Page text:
The state of seismic activity on Mars is currently unknown. On Earth, coseismic displacement has been observed using visible wavelength images and subpixel coregistration and correlation techniques. We apply this method to Mars with the COSI‐Corr (Co‐registration of Optically Sensed Images and Correlation) software package using High‐Resolution Imaging Science Experiment (HiRISE) images, focusing on part of the Cerberus Fossae fault system. We derive best practices for applying this method to the study of coseismic displacements on Mars. Using a time series of eight overlapping HiRISE images, we achieve pixel coregistration with a mean accuracy of about 1/50 of a pixel. We see no clear evidence for coseismic displacement in this region during a time period of over 8 years. One possible displacement signal (1–2 m of west‐east displacement over a length scale of about 50 m) that has similarities to terrestrial coseismic deformation was dismissed as the result of incomplete correction of steep topography during the coregistration stage. Ancillary observations of recurring slope lineae (RSL) activity in the surrounding fault system offer no supporting evidence for the occurrence of coseismic displacement but do seem to suggest RSL activity that does not fit into previous seasonal timescales. Although it is unlikely that we have observed coseismic displacement in our study area during this time period, the best practice method and the accuracy of our results offer encouragement for future studies. HiRISE, Context Camera, and Color and Stereo Surface Imaging System images can be used to complement and independently verify in situ seismic observations by the InSight (Interior Exploration using Seismic Investigations, Geodesy, and Heat Transport) lander or source location changes from the ExoMars Trace Gas Orbiter spacecraft.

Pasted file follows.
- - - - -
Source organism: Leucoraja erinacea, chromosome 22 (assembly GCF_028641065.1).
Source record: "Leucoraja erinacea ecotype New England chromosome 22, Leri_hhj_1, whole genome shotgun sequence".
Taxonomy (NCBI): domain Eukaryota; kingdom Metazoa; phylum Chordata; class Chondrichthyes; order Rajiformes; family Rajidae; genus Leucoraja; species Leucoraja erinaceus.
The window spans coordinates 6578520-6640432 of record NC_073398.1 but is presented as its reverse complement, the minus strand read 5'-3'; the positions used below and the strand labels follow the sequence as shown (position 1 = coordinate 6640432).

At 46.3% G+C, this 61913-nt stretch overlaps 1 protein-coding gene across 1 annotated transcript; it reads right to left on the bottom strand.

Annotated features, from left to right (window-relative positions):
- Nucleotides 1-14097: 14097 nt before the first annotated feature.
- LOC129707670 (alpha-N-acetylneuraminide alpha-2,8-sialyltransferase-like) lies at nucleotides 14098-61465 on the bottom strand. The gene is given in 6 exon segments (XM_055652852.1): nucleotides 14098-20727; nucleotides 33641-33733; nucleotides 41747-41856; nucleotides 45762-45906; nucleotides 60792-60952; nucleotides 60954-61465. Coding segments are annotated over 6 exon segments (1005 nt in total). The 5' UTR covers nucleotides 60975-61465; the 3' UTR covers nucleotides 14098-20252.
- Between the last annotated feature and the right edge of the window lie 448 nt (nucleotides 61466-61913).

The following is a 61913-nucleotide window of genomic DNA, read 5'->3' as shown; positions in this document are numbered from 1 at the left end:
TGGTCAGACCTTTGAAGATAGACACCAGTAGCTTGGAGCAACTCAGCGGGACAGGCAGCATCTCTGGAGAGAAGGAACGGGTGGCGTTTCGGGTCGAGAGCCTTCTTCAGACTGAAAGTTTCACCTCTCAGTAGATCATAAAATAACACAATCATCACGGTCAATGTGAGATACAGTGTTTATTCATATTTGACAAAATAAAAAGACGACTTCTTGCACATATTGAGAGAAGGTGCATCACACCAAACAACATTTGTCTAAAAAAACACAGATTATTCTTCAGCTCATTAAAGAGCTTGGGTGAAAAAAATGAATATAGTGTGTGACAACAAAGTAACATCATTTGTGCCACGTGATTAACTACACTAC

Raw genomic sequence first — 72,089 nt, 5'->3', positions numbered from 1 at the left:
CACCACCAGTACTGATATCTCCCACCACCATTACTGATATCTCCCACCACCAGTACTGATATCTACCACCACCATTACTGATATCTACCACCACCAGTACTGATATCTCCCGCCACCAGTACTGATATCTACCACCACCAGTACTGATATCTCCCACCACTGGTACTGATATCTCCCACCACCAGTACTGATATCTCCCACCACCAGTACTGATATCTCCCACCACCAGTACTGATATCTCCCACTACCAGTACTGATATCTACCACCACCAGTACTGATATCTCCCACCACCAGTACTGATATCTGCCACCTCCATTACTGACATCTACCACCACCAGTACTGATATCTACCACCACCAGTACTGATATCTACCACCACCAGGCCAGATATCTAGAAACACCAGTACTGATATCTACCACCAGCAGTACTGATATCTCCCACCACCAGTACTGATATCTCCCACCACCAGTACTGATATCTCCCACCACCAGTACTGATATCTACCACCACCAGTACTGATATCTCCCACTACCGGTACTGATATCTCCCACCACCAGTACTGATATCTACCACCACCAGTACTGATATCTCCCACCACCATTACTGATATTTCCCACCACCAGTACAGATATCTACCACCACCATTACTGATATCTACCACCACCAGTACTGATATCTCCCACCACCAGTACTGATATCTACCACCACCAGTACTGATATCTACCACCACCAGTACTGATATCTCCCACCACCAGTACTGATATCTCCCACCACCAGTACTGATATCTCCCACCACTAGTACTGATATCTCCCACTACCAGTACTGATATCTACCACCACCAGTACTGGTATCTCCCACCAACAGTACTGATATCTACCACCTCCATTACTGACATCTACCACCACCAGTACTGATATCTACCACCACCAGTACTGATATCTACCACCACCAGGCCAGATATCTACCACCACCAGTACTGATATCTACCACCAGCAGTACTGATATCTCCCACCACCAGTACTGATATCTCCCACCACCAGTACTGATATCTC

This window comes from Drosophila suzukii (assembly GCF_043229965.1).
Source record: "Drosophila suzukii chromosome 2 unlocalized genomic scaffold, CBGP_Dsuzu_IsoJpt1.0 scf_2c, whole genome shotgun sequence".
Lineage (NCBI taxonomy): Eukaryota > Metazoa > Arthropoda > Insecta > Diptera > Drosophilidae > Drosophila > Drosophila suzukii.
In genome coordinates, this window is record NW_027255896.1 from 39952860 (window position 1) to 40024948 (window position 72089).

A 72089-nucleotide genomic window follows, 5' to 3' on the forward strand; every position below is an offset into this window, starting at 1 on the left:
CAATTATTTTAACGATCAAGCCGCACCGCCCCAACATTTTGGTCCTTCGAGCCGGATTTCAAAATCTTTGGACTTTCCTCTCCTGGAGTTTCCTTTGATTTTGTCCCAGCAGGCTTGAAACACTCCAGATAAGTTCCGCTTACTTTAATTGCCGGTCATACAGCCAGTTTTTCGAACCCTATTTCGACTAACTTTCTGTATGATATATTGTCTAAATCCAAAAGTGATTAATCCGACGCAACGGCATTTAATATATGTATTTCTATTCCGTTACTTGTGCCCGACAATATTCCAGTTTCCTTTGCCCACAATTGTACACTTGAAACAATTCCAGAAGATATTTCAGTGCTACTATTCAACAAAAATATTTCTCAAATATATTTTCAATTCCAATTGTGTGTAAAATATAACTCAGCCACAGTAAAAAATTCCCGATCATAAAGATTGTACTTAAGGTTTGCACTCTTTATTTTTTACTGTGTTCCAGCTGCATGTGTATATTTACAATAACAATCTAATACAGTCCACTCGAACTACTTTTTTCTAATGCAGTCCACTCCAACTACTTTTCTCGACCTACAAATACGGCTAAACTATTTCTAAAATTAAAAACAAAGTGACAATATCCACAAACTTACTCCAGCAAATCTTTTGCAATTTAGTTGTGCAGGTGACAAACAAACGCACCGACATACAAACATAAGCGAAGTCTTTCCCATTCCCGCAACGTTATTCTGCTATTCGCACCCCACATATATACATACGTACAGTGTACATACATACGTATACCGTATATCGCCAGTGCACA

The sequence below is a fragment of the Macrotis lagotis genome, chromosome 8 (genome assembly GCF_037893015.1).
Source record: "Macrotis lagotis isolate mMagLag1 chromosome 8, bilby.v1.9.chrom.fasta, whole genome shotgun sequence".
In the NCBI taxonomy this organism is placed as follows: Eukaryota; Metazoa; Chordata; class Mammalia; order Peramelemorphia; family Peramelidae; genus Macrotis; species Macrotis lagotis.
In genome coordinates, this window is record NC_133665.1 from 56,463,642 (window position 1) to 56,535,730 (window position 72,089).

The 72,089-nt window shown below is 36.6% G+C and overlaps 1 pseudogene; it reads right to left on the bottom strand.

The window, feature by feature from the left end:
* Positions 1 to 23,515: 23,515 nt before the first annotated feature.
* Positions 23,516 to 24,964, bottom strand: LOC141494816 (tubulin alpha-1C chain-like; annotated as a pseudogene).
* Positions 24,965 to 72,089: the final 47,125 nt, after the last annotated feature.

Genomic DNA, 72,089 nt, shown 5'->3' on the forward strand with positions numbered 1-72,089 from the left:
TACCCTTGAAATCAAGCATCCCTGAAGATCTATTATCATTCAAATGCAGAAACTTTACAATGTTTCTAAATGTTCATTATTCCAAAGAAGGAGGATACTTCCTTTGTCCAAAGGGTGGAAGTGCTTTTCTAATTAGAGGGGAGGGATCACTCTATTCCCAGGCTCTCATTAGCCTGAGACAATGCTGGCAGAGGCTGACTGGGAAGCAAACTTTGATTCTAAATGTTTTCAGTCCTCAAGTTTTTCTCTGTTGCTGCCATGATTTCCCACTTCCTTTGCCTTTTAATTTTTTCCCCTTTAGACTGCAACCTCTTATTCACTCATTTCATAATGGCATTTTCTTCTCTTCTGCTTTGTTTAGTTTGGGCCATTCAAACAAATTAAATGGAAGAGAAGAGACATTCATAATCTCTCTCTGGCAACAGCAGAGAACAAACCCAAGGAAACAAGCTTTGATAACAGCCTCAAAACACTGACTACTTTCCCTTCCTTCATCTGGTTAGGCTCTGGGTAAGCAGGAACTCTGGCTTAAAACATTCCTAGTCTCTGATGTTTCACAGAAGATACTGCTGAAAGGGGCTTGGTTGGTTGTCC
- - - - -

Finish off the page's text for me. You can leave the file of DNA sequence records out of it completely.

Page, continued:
Item Type:Article
Related URLs:
URLURL TypeDescription
https://doi.org/10.1029/2018JE005649DOIArticle
ORCID:
AuthorORCID
Grindrod, Peter M.0000-0002-0934-5131
Hollingsworth, James0000-0003-0122-296X